Cannabis nutrient burn can be a tough problem to diagnose and deal with. It can strike just when you think you’ve got your feeding schedule figured out.
Most people begin their cannabis cultivation journey with a grand goal in mind. They envision a simple, linear path from seed to harvest with few obstacles. While there are far more difficult things to achieve than growing cannabis, the fun does come with several difficulties, such as cannabis nutrient burn. Learn all you need to know about cannabis nutrient burn in this article, including what causes it, how to identify it and how to prevent it.
What is cannabis nutrient burn?
One of the most familiar novice cannabis growing issues is nutrient burn, also known as fertilizer burn or “nute burn.” Too many nutrients at the roots cause the yellow or brown leaf tips, which causes the plant’s water flow to be disrupted and causes cannabis leaves burning on the tips. When a cannabis plant’s roots take in more nutrients than they can use, the excess causes problems with water flow, resulting in brown or bronze “burns” on the tips of the leaves.
If nutrient levels are not reduced, the burn cannabis plant begins to travel inwards, and the leaves’ ends become crispy and twisted. The tips become bronze, crispy, curled, and occasionally twisted as the cannabis nute burn progresses. Even though you can prevent the nutrient burn from getting worse, the burnt look on already-affected leaves will not disappear.
How to identify cannabis nutrient burn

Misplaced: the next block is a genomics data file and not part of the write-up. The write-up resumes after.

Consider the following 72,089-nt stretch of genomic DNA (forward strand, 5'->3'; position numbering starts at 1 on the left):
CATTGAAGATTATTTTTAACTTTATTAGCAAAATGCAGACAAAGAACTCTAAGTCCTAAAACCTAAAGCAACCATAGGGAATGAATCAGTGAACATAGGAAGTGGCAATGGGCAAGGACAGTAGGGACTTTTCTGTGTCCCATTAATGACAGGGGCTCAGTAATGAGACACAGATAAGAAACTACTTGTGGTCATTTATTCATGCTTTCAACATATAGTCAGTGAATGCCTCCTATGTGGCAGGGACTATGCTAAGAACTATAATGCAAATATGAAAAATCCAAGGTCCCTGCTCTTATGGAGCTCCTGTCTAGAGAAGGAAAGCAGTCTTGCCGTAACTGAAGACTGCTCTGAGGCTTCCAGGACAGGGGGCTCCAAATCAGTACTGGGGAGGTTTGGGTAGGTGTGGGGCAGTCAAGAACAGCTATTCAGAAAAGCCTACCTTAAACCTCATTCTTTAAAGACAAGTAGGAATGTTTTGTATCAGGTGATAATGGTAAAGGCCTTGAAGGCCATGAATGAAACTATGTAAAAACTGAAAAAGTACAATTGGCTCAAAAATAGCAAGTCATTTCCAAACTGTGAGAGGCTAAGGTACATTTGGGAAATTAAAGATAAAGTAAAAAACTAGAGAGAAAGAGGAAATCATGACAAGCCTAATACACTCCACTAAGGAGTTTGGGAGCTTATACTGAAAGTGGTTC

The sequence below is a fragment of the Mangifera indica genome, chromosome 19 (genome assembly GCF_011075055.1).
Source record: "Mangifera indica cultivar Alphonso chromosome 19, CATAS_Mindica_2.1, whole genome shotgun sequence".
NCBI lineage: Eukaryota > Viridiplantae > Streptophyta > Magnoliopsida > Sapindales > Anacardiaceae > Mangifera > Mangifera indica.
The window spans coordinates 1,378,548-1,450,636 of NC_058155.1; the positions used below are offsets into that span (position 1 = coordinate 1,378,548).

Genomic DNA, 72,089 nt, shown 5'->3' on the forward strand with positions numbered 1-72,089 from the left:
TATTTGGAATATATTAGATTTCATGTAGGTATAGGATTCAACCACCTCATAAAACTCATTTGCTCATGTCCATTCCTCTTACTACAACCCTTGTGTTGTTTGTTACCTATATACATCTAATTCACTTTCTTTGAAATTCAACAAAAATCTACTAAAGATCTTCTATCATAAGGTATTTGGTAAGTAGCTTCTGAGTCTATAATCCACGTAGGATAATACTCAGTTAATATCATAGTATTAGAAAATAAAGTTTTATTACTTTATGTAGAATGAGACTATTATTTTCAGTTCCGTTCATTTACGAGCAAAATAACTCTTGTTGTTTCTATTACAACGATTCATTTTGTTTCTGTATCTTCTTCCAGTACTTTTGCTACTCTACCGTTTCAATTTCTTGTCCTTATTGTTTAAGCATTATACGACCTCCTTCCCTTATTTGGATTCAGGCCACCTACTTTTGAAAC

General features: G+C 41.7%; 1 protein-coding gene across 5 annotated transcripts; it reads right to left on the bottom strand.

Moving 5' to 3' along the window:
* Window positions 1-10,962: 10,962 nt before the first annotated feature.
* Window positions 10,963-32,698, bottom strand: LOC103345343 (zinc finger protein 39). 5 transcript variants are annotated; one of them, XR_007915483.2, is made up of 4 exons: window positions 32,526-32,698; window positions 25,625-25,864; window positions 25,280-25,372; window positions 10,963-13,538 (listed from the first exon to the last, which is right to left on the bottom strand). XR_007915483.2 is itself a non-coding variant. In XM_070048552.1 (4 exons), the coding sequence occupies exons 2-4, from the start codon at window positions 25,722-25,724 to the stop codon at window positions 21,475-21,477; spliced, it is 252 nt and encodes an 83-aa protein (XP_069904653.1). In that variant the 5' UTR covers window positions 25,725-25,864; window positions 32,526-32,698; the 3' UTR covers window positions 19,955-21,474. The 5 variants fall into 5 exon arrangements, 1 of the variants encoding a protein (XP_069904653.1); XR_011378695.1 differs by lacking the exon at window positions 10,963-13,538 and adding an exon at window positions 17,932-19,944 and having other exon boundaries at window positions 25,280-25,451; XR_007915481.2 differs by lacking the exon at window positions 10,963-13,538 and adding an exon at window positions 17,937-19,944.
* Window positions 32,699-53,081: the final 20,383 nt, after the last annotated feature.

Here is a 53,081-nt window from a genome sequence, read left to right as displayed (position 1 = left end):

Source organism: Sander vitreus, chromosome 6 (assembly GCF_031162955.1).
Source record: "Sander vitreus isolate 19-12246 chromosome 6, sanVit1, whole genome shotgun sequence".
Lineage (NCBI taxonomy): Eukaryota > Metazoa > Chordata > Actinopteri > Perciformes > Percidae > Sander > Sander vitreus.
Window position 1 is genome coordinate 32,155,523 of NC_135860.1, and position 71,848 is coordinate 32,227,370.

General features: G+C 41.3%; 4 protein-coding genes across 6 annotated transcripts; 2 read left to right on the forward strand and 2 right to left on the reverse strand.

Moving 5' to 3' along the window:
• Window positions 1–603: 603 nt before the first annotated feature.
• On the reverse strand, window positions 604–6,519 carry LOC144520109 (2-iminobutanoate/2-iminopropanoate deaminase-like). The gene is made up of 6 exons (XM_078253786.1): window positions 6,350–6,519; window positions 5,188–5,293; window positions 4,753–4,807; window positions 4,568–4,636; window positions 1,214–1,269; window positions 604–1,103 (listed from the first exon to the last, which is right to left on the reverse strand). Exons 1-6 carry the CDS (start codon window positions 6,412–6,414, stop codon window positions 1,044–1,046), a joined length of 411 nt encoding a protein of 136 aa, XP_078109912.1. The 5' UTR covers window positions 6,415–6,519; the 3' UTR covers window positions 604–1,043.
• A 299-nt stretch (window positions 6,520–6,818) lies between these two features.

In cannabis nutrients, nitrogen is the most abundant compound, especially during the vegetative stage. Numerous more severe symptoms will follow nitrogen burn cannabis. The tips of your cannabis leaves will turn yellow, gold, or brown as the first signs of nutrient burn appear. Only the tips of your leaves will be affected by a mild case of nutrient burn or deficiency.
The yellow tips will turn rusty brown and crispy over time. If the problem is not addressed, you may notice the burn spreading from the tips to the entire leaf. If you haven’t already, you should treat your plant as soon as possible to prevent severe nutrient burn.
Nutrient burn during flowering
Cannabis nutrient burn can have an impact on buds. Cannabis plants spend the first part of their lives in the vegetative stage. When cannabis plants reach the flowering stage of their lives, they stop focusing on the production of leaves and stems and instead concentrate solely on the production of buds. Cannabis plants are most vulnerable during the flowering stage because they cannot recover from problems. The further into the flowering stage you get, the less likely the plant is to replace a damaged or dead leaf. Cannabis changes how it uses nutrients during the flowering stage. The demand for nitrogen nearly vanishes, while demand for other compounds such as calcium and magnesium rises. Any additive overdose will result in the same type of burning symptoms. By the time harvest arrives, your plant has essentially given up on recovering from leaf damage and is solely focused on forming fat buds.
How to fix nutrient burn on cannabis plant